Alternately, December 25 may have been selected due to its proximity to the winter solstice because of its symbolic theological significance.
After the solstice, the days begin to lengthen with longer hours of sunlight, which Christians see as representing the Light of Christ entering the world. This symbolism applies equally to the celebration of the Nativity of Saint John the Baptist on June 24, near the summer solsticebased on John's remark about Jesus "He must increase; I must decrease.
In the 1st and 2nd centuries, the Lord's Day Sunday was the earliest Christian celebration and included a number of theological themes. In the 2nd century, the Resurrection of Jesus became a separate feast now called Easter and in the same century Epiphany began to be celebrated in the Eastern Churches on 6 January.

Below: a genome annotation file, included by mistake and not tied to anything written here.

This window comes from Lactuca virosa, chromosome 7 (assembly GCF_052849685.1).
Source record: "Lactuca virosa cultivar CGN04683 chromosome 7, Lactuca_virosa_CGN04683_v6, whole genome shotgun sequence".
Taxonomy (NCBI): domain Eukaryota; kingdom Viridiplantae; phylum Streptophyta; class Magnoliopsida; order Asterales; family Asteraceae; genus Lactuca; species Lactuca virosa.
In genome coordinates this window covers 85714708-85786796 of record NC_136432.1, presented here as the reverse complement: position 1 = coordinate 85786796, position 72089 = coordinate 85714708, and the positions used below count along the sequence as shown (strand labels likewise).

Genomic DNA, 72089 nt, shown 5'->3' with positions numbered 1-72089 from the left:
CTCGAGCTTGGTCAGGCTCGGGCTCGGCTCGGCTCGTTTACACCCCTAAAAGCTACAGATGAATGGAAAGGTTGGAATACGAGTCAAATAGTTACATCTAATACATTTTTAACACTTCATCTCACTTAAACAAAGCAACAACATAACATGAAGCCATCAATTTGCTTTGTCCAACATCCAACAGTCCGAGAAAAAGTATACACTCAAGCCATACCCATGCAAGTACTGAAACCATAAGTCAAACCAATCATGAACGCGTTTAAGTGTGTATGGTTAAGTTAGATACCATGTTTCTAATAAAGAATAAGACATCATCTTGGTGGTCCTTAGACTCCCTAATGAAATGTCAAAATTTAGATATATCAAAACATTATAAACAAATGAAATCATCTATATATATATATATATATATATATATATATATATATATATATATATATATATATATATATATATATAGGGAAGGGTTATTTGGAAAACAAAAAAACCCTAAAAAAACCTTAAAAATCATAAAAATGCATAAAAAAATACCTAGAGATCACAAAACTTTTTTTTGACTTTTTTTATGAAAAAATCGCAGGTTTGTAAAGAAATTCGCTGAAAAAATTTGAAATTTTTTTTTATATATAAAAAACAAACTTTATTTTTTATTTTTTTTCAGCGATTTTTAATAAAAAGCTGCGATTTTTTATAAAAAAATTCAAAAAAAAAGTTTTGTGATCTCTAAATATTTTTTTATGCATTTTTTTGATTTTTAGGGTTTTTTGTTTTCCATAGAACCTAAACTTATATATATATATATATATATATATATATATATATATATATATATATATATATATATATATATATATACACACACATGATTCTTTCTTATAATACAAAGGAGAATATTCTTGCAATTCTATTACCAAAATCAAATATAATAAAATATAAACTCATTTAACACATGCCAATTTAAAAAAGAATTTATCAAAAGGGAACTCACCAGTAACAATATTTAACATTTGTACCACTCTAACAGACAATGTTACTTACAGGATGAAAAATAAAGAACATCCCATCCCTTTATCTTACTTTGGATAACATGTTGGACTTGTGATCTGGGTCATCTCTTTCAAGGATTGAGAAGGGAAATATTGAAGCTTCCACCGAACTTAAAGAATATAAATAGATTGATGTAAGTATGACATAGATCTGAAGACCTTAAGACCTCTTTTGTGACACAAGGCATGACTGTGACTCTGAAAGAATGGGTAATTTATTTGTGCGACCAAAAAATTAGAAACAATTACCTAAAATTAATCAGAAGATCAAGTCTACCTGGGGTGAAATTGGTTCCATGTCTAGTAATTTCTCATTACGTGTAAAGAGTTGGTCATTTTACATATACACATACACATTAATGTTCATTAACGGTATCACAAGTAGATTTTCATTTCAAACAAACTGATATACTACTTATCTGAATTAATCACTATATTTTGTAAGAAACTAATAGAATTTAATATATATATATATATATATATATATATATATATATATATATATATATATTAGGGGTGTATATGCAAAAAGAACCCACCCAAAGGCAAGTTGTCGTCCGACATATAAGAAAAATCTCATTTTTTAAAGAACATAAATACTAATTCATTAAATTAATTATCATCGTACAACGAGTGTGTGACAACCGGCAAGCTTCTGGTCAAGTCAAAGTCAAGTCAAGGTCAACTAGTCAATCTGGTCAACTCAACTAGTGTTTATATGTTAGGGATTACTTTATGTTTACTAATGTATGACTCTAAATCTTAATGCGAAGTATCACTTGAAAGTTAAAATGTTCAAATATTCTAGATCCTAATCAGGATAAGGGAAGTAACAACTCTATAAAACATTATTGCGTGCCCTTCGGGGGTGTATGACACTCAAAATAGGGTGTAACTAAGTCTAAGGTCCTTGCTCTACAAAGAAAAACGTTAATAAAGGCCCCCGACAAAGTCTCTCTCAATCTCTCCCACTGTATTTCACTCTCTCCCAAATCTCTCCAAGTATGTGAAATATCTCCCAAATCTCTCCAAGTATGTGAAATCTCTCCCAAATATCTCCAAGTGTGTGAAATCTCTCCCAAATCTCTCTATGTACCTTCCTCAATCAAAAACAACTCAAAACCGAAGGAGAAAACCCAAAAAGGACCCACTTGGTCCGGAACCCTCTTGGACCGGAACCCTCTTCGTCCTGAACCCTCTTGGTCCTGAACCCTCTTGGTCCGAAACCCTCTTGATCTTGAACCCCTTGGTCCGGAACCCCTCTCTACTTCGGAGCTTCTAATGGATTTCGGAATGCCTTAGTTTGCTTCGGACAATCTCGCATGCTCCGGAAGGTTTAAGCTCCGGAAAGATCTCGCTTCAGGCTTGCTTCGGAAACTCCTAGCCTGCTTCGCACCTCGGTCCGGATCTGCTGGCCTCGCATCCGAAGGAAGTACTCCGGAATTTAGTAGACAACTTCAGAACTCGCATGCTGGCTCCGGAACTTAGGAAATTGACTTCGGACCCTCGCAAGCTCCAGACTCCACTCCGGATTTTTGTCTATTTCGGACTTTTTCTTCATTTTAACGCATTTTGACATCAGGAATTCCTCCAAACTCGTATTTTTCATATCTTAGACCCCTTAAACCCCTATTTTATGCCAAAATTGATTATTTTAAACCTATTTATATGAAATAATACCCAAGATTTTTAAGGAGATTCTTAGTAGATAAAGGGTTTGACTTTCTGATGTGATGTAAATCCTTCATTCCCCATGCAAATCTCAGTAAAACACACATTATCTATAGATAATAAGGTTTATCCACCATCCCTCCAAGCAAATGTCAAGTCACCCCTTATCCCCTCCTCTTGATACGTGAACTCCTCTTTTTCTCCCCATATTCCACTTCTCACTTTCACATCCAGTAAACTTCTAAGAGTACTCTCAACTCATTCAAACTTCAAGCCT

The earliest source stating 25 December as the date of birth of Jesus is likely a book by Hippolytus of Romewritten in the early 3rd century.
He based his view on the assumption that the conception of Jesus took place at the Spring equinox which Hippolytus placed on 25 March, and then added nine months to calculate the date of birth. That date was then used for the Christmas celebration.Saver's true identity is Jesus of Nazaraththe legendary Messiah from Catholocism.
Born into the Jewish faith, he was the son of the Christian God who became the Messiah for both the Jewish and Christian faiths before being nailed to the cross and pierced by the Lance of Longinus, also known as the Spear of Destiny, becoming possibly the most famous martyr in all of mythology.
It allows Jesus of Nazarath to increase all of the stats of those whom he deems as true heroes. It's ranked EX. Upon activation, the crown will appear on his head, and he'll begin to bleed from his forehead slowly. After that, out of the ground will emerge a potentially limitless amount of gigantic vines from the Hawthorne Tree, the purpose of which is to restrain his enemies. Jesus is able to use this Noble Phantasm to retrain literally as many as he wants to, even entire armies.